What’s a PH level?
When looking at the pH level of your water, it is vital that it is not too high or too low. Water that is either too acidic or too alkaline can lead to problems in plumbing and overall health. So, it is important to check your water levels regularly and be informed on how to change them if need be.
The pH level in your pool water is an indicator of its acidity. It is considered acidic if it contains extra hydrogen ions, and basic if it has fewer ions than you would find in plain water. For numerical reference, 7-pH would be considered perfectly neutral water. Ideally, your spa or hot tub should read between 7.4 and 7.6 pH.
It’s important to keep your water levels at the desired pH for a variety of reasons. The pH levels determine everything from the health of swimmers to the overall well-being of the spa and its mechanisms.
Why Are PH Levels Important:
Keeping the pH levels of your spa balanced may seem like a difficult task, but with these helpful tips it will actually be fairly easy!
The pH levels in your spa should be no higher than 7.8, as this can cause the water to become too alkaline, which will reduce the effectiveness of your chlorine. These pool chemicals kill pathogens and without the appropriate amount of chlorine, skin rashes may occur, and equipment can become damaged. One good indicator of unbalanced pH levels is seeing cloudy, murky water.
Low pH water can also cause spa damage because of the presence of too much acidity. If the pH level is too low, plaster, grout and stone can all deteriorate, leading to cracks or tears within your spa.
It is a good thing to keep in mind that low pH levels can lead to itchy, burning eyes. So even if the water does not blatantly look like it has unbalanced pH levels, these are good indicators to keep in mind. A quick testing strip analysis will let you know whether or not you will need to do anything to your water.
One of the biggest external factors to keep in mind is whether or not your pool has taken on a lot of rainwater. Other than putting a cover on when not in use, there is not too much you can do about outside influences such as rain or dirt and debris. Because of this, it’s important to check your spa’s pH levels regularly.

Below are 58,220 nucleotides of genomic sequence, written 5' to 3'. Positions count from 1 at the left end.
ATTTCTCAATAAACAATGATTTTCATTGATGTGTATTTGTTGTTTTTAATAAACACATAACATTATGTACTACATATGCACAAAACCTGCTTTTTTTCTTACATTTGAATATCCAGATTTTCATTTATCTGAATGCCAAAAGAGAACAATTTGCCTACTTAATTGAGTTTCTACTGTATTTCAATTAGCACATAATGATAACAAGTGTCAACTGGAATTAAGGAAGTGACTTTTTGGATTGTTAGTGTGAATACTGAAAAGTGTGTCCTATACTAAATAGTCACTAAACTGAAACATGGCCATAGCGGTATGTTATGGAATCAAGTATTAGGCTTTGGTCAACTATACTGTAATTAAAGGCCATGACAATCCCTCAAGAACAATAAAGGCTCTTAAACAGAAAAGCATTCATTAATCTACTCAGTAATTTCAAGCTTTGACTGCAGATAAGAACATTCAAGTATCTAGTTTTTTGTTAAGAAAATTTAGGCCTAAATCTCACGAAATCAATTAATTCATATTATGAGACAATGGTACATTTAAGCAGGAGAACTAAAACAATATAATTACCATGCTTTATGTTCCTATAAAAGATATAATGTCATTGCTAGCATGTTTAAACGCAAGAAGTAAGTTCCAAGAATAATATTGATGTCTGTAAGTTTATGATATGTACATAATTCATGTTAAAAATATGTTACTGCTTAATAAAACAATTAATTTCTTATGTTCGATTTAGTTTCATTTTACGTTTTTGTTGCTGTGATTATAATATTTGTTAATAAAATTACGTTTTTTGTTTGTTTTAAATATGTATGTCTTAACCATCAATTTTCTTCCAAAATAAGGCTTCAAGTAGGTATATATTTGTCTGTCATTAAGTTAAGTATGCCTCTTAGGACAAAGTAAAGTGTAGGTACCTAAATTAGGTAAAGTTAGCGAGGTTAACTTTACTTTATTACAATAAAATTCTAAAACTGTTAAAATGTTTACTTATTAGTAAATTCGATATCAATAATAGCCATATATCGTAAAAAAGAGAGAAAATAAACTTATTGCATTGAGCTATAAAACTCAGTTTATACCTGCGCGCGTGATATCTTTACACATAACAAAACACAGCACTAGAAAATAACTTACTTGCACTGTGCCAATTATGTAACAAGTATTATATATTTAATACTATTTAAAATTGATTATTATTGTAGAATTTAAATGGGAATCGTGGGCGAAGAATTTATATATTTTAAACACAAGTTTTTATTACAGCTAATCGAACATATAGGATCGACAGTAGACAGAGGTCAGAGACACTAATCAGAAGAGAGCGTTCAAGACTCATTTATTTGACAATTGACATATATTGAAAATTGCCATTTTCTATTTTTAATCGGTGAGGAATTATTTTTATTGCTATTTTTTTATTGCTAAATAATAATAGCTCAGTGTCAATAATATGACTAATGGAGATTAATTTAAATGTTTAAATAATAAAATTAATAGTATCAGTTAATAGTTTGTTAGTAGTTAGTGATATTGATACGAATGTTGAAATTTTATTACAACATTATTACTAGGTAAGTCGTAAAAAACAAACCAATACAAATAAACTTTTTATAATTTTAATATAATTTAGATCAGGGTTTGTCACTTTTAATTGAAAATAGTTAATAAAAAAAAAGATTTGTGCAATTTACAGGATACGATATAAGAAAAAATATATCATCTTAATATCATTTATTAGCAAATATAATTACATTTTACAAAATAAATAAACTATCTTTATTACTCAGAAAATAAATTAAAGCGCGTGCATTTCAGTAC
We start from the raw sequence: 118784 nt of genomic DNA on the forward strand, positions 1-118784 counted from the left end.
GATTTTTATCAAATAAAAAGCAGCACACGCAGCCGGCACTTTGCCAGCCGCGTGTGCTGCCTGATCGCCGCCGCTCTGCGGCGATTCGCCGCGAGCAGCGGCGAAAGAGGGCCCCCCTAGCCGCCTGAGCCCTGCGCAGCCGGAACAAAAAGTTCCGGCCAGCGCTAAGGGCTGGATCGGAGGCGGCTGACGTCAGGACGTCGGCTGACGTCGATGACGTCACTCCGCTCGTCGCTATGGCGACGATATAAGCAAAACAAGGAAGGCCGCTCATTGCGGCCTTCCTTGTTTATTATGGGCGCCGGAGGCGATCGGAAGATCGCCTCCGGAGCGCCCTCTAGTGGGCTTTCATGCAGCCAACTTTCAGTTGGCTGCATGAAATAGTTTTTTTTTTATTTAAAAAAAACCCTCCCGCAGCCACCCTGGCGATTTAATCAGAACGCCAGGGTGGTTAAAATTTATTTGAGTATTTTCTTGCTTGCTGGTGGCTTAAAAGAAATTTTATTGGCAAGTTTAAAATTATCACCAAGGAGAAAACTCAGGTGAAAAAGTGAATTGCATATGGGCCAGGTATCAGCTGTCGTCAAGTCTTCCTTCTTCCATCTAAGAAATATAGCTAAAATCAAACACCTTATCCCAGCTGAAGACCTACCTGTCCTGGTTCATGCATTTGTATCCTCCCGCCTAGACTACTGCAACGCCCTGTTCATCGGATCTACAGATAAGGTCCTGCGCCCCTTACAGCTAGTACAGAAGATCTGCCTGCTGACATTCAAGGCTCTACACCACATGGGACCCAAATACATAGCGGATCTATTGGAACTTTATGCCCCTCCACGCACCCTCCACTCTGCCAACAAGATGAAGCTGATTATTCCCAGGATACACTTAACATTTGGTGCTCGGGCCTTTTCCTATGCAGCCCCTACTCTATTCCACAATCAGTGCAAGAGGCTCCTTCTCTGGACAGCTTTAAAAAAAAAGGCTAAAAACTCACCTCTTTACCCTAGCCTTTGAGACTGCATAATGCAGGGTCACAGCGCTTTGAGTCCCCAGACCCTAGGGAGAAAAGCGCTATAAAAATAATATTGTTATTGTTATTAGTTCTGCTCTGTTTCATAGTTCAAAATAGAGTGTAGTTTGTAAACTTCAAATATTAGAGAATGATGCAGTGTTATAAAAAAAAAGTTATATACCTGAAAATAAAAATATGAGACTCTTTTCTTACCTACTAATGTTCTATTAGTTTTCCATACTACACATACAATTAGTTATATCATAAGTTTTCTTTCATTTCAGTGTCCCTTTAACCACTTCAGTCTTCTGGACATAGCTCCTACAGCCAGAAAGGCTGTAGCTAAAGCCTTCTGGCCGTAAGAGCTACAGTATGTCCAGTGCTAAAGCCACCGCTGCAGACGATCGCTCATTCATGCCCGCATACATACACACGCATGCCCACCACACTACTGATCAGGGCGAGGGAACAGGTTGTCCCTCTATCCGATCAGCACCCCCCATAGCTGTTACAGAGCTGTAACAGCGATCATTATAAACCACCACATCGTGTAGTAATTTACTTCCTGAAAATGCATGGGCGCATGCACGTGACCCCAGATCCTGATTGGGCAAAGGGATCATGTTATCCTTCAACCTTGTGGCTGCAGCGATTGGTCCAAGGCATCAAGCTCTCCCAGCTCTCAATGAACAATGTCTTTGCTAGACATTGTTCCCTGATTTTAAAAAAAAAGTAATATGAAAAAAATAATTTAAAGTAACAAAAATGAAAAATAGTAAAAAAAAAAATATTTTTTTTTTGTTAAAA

Your spa’s swimmers also play a role in this, considering any creams, deodorants, perfumes, etc., they could be wearing. We might not think about these things too much, but they can definitely affect the pH levels of your spa, so this is something to be mindful of.
Even though the idea of pH balancing might seem a bit overwhelming at first, not to worry! There are countless resources available to make maintaining your water easy, from asking professionals to buying the right products. As a swim spa owner, it is a good habit to check your water regularly.
How To Raise PH Levels:
To increase pH levels that fall below 7.4 to 7.5, alkaline chemicals will be required. In addition, a “pH-increaser” product can be found at your local spa or pool supply store. This will provide the desired pH increase levels. Instead of trying to figure out these things all on your own, it’s important to remember that there are many resources at your fingertips.
It is important to remember that swimming spas have a much smaller water volume than pools, meaning it is much easier to drain your spa completely if you need to. Say, for instance, you’re having trouble balancing your pH levels, there is a very simple solution to this. By draining your pool and refilling it with fresh water and chemicals, you can ensure that the pH levels will be where they need to be. You can eliminate all uncertainty by doing this without worrying about external factors altering your levels.
Knowing and maintaining the right pH levels is key to the longevity and functionality of your swim spa, and for the health and well-being of all those who use it.
Learn more and download our free buyer’s guide today, or visit us at our London swim spa store.